IBM hopes to knock the Earth Simulator, currently the world's fastest supercomputer, from its top spot by next year.
Built by NEC and installed at the Earth Simulator Center in Yokohama, Japan, in 2002, the Earth Simulator is benchmarked at 35.86 teraflops (trillions of calculations per second).
The number two spot in the TOP500 list of supercomputers is held by Thunder, an Intel Itanium2-based cluster system at Lawrence Livermore National Laboratory (LLNL) in California.
IBM hopes to unseat the Earth Simulator with its Blue Gene 65,536 node supercomputer. The final system, which will be installed at LLNL, is expected to replace the Earth Simulator by June 2005, perhaps even by the end of 2004.
IBM's two Blue Gene/L prototypes, with 8192 and 4096 processors respectively, have come in at number four and eight in the TOP500 list. They use low-power PowerPC chips and a tuned Linux kernel for the operating system.
"We're trying to build a petaflop [Pflop] system," Ian Green, IBM's EMEA deep computing manager, told vnunet.com. A Pflop is a quadrillion floating point operations per second.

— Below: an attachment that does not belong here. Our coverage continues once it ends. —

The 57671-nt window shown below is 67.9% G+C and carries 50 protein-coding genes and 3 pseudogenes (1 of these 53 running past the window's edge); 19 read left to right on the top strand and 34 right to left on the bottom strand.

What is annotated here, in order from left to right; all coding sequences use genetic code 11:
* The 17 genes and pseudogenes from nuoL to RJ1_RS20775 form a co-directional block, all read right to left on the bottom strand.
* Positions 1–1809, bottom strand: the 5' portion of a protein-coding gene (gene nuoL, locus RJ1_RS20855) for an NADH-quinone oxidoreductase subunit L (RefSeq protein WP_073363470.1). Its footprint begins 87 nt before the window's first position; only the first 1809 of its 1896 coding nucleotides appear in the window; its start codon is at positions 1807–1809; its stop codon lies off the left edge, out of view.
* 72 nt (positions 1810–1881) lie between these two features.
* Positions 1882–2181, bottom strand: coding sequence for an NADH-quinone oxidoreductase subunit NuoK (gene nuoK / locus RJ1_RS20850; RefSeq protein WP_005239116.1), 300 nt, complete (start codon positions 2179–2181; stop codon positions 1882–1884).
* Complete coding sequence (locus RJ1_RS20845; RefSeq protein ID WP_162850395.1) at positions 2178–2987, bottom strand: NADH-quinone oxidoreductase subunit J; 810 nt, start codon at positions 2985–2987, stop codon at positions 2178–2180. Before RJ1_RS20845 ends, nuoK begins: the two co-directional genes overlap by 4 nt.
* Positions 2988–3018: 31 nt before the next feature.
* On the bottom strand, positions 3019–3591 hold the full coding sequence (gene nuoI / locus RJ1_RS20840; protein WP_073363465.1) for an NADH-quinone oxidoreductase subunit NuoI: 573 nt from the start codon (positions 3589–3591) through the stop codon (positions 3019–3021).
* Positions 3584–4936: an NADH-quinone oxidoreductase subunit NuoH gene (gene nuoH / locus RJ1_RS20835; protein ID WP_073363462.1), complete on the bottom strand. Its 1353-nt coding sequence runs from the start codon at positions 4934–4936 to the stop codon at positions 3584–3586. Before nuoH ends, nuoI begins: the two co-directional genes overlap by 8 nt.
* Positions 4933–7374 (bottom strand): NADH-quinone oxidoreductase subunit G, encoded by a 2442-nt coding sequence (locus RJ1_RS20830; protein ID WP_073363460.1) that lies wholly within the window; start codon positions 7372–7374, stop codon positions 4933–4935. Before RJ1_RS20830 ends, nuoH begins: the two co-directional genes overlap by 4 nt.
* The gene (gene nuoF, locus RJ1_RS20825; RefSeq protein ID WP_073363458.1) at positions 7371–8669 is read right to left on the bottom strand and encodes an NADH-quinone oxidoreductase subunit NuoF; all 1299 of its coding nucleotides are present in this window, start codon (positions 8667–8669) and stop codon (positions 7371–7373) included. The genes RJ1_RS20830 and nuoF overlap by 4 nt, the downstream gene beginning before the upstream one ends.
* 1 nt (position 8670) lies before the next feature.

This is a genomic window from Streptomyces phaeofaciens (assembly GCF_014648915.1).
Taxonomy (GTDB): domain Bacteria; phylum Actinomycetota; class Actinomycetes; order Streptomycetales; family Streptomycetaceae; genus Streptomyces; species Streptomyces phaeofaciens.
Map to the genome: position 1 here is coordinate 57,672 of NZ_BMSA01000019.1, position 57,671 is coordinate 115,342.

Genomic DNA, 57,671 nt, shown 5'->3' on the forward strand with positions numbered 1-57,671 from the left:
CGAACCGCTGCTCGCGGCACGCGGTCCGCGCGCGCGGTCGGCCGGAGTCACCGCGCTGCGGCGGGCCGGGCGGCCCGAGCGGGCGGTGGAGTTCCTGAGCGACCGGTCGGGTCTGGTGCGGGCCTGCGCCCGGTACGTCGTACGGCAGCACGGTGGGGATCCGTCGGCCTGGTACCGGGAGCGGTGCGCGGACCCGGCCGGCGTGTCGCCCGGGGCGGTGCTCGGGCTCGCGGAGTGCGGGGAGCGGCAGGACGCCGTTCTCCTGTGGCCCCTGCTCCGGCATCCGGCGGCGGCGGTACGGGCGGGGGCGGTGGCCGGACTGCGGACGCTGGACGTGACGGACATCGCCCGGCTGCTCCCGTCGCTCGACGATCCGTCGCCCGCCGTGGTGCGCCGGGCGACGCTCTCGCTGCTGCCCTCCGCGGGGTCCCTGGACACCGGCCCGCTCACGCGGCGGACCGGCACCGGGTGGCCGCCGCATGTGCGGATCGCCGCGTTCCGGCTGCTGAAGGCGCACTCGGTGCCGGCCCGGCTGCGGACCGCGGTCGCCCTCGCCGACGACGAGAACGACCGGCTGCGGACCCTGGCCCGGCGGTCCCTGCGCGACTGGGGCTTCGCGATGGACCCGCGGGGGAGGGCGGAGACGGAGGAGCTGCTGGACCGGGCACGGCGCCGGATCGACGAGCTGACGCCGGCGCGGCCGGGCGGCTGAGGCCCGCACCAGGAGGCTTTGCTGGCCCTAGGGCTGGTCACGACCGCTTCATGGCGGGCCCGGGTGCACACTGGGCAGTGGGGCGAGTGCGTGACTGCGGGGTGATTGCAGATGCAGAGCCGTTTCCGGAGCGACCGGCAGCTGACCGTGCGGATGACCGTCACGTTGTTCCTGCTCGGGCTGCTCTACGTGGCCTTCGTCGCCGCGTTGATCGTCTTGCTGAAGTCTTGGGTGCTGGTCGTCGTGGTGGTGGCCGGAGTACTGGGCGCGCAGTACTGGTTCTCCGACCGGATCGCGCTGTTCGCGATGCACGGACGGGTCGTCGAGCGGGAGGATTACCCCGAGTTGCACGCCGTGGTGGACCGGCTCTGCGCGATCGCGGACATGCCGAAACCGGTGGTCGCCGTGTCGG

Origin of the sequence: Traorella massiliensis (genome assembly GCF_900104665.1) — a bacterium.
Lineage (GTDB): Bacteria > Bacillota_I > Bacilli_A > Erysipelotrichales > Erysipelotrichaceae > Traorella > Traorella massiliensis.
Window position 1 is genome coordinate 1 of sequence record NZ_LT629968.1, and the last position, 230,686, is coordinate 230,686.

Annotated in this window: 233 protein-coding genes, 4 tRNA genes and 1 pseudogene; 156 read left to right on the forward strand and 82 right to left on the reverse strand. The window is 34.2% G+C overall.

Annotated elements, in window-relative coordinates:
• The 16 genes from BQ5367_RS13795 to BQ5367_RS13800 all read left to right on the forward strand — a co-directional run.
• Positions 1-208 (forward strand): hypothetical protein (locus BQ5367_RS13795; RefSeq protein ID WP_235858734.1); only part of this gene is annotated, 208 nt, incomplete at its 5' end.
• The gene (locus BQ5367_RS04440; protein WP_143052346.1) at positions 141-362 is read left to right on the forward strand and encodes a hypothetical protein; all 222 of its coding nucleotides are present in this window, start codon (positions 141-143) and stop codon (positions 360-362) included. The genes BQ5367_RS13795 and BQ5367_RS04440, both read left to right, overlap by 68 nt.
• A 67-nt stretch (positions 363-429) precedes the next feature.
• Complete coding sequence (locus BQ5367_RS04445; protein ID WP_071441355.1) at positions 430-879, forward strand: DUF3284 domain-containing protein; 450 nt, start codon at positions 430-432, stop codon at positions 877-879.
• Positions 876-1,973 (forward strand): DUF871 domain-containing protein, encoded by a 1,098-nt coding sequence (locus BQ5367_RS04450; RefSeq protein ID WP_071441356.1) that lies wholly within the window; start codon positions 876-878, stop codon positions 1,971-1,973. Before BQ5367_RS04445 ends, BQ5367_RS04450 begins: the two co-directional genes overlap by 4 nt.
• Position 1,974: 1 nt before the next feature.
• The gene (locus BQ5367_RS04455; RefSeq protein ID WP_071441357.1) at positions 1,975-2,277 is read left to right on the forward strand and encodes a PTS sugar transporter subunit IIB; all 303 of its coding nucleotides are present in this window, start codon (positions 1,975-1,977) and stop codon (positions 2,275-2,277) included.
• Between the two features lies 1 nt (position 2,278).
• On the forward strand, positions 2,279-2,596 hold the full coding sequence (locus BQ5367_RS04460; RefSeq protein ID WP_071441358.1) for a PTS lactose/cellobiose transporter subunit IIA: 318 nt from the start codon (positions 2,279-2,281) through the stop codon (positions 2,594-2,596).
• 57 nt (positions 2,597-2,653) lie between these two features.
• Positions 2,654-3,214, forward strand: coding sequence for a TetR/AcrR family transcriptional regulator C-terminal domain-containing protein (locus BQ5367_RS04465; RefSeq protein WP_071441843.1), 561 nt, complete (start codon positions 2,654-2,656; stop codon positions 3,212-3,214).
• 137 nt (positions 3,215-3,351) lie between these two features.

"It will reach over a one-third of a Pflop during the coming year, so we expect it to go past Earth Simulator in size."
Green said the modest 700MHz speed of the processors meant much lower power requirements and heat output and thus much greater processor density than faster chip systems.
The biggest challenge was making sure applications deployed using standard Red Hat or SuSE Linux were optimised for running in a 65,536 node system.
IBM dominates the TOP500 list with 224 systems, accounting for 407Tflops - over 50 per cent of the total processing power. Hewlett Packard, Big Blue's nearest rival, holds a 19 per cent share.
The top UK and European system is the European Centre for Medium-Range Weather Forecasts (ECMWF), which uses a 2112 processor IBM pSeries system, at number six.
Number 10 is the first Chinese system ever to enter the top 10 of supercomputers. Assembled by a Chinese intergrator, Dawning, the computer is based on AMD's Opteron chip and Los Angeles-based Myricom's Myrinet interconnect network.
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